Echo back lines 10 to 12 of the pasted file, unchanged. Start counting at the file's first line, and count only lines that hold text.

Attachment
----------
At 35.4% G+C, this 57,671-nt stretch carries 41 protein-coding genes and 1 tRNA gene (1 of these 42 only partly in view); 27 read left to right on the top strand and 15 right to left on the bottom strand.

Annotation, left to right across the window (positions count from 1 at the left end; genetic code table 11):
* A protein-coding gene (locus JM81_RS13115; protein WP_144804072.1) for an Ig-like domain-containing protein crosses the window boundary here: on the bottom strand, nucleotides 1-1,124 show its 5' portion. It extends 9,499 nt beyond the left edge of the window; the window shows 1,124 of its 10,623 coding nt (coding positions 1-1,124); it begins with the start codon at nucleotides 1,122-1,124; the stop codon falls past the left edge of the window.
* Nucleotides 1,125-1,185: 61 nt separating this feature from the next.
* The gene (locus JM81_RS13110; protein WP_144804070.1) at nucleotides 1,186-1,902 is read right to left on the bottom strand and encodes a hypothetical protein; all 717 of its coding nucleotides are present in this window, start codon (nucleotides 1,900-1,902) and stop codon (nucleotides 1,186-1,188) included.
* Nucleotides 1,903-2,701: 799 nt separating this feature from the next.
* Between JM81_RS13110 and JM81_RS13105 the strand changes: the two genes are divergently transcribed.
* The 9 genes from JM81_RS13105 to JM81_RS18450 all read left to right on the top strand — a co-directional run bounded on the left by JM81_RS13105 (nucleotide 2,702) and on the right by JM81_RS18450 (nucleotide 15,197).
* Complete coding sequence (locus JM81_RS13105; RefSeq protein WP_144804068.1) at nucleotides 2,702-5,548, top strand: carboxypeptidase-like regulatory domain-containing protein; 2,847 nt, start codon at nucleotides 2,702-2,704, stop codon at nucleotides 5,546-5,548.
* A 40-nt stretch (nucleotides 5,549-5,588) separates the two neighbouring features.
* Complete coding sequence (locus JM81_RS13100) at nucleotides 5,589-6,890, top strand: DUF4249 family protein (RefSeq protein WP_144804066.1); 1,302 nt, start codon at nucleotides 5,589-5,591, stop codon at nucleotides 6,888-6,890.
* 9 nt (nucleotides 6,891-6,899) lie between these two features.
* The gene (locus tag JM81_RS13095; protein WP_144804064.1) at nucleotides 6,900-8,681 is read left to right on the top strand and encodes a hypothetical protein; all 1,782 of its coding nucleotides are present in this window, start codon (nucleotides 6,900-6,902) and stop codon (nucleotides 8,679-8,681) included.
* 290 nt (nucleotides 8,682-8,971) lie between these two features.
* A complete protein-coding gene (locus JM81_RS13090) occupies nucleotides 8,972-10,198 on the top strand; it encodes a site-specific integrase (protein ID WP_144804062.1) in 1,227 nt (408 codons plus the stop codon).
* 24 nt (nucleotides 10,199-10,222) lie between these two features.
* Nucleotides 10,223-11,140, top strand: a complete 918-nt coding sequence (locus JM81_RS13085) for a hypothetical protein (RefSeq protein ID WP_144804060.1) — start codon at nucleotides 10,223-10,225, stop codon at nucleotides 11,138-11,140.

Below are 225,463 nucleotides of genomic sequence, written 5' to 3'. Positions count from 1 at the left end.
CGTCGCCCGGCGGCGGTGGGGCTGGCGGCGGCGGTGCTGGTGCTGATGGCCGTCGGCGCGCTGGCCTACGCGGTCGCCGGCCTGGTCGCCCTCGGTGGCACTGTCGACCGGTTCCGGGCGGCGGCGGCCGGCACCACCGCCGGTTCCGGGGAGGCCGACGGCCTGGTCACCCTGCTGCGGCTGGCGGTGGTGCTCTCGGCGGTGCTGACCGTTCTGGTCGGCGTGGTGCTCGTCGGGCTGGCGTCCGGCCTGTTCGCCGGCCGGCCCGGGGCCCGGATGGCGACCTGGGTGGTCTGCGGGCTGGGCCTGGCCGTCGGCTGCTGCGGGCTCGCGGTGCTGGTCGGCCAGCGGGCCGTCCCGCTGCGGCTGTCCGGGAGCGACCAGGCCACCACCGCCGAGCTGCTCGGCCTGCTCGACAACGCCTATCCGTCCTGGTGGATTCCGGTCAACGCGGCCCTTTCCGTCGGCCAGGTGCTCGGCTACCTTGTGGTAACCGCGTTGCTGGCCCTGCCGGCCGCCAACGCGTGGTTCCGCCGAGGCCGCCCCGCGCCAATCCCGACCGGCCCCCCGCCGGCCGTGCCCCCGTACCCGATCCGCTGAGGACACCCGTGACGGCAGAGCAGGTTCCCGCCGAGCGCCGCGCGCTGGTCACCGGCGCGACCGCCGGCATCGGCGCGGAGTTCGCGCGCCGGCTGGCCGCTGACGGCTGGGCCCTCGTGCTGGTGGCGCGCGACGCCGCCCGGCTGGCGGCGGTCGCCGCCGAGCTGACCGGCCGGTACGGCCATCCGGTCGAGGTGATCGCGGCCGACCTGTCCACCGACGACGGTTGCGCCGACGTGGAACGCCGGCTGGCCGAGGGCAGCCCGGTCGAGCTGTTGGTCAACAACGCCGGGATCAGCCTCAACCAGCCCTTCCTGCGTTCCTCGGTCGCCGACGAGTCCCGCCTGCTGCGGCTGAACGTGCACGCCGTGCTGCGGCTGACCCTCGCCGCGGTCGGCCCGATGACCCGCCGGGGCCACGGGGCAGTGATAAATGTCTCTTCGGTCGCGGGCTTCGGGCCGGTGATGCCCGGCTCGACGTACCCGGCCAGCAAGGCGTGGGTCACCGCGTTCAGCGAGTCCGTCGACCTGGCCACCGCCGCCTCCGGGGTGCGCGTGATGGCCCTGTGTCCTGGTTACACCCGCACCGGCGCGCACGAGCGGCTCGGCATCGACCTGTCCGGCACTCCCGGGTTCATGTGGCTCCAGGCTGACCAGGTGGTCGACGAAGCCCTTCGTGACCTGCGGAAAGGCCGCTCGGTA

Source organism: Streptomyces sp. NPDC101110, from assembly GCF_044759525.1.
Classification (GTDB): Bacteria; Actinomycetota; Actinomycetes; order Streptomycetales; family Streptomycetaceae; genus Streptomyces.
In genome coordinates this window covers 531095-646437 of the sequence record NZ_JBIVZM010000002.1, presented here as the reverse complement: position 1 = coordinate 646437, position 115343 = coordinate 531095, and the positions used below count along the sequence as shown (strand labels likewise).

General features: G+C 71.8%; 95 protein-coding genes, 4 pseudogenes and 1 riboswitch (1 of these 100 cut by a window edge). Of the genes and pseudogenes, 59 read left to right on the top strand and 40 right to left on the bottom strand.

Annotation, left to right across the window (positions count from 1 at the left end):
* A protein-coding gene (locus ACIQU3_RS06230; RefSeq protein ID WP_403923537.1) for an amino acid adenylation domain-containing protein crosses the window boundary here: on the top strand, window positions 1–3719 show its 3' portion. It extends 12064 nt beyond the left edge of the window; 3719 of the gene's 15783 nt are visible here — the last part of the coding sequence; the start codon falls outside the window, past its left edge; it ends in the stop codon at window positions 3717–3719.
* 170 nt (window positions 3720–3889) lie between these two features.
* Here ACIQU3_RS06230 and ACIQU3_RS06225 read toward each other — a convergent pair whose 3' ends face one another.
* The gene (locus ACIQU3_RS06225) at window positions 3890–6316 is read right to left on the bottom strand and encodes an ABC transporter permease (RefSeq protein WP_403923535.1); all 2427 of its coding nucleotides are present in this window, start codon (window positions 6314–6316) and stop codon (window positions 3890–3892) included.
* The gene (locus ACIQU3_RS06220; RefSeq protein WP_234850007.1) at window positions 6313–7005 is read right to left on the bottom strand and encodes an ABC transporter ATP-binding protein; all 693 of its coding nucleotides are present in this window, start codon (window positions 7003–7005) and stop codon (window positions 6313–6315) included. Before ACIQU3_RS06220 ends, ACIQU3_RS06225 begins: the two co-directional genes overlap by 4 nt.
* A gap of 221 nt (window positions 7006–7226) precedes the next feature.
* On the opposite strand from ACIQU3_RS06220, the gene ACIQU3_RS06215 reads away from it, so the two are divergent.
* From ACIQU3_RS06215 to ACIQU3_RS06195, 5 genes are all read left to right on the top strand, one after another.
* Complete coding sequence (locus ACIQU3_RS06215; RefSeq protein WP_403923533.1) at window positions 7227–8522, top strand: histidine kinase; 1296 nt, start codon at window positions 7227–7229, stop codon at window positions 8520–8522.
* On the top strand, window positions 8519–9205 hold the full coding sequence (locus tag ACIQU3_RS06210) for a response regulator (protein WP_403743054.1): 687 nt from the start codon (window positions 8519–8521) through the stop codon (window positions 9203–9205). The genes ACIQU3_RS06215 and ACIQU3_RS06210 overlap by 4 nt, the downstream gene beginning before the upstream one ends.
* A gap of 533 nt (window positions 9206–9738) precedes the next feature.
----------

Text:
* A 40-nt stretch (nucleotides 5,549-5,588) separates the two neighbouring features.
* Complete coding sequence (locus JM81_RS13100) at nucleotides 5,589-6,890, top strand: DUF4249 family protein (RefSeq protein WP_144804066.1); 1,302 nt, start codon at nucleotides 5,589-5,591, stop codon at nucleotides 6,888-6,890.
* 9 nt (nucleotides 6,891-6,899) lie between these two features.